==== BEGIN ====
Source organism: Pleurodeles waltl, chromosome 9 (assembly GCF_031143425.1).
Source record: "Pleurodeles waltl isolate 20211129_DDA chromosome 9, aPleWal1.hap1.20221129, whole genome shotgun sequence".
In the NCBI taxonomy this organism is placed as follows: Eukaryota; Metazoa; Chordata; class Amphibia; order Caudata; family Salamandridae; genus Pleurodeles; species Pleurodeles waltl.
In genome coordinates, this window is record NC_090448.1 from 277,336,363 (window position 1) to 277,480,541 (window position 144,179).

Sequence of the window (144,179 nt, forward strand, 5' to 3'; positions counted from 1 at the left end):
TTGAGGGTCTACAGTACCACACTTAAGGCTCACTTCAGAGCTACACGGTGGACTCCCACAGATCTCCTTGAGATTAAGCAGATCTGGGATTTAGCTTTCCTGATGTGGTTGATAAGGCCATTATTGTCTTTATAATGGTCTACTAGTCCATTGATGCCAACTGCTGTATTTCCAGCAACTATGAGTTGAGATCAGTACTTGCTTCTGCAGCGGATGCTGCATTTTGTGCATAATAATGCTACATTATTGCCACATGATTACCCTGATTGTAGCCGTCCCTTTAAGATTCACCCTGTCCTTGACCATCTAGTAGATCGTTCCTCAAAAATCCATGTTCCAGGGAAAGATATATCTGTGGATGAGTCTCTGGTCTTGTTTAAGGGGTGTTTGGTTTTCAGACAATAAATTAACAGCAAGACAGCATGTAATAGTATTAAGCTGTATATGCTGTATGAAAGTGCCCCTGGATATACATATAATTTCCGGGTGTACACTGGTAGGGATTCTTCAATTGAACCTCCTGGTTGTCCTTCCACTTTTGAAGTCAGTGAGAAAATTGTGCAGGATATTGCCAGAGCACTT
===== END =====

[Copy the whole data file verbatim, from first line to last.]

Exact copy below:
Source organism: Pleurodeles waltl, chromosome 9 (assembly GCF_031143425.1).
Source record: "Pleurodeles waltl isolate 20211129_DDA chromosome 9, aPleWal1.hap1.20221129, whole genome shotgun sequence".
In the NCBI taxonomy this organism is placed as follows: Eukaryota; Metazoa; Chordata; class Amphibia; order Caudata; family Salamandridae; genus Pleurodeles; species Pleurodeles waltl.
In genome coordinates, this window is record NC_090448.1 from 277,336,363 (window position 1) to 277,480,541 (window position 144,179).

Sequence of the window (144,179 nt, forward strand, 5' to 3'; positions counted from 1 at the left end):
TTGAGGGTCTACAGTACCACACTTAAGGCTCACTTCAGAGCTACACGGTGGACTCCCACAGATCTCCTTGAGATTAAGCAGATCTGGGATTTAGCTTTCCTGATGTGGTTGATAAGGCCATTATTGTCTTTATAATGGTCTACTAGTCCATTGATGCCAACTGCTGTATTTCCAGCAACTATGAGTTGAGATCAGTACTTGCTTCTGCAGCGGATGCTGCATTTTGTGCATAATAATGCTACATTATTGCCACATGATTACCCTGATTGTAGCCGTCCCTTTAAGATTCACCCTGTCCTTGACCATCTAGTAGATCGTTCCTCAAAAATCCATGTTCCAGGGAAAGATATATCTGTGGATGAGTCTCTGGTCTTGTTTAAGGGGTGTTTGGTTTTCAGACAATAAATTAACAGCAAGACAGCATGTAATAGTATTAAGCTGTATATGCTGTATGAAAGTGCCCCTGGATATACATATAATTTCCGGGTGTACACTGGTAGGGATTCTTCAATTGAACCTCCTGGTTGTCCTTCCACTTTTGAAGTCAGTGAGAAAATTGTGCAGGATATTGCCAGAGCACTT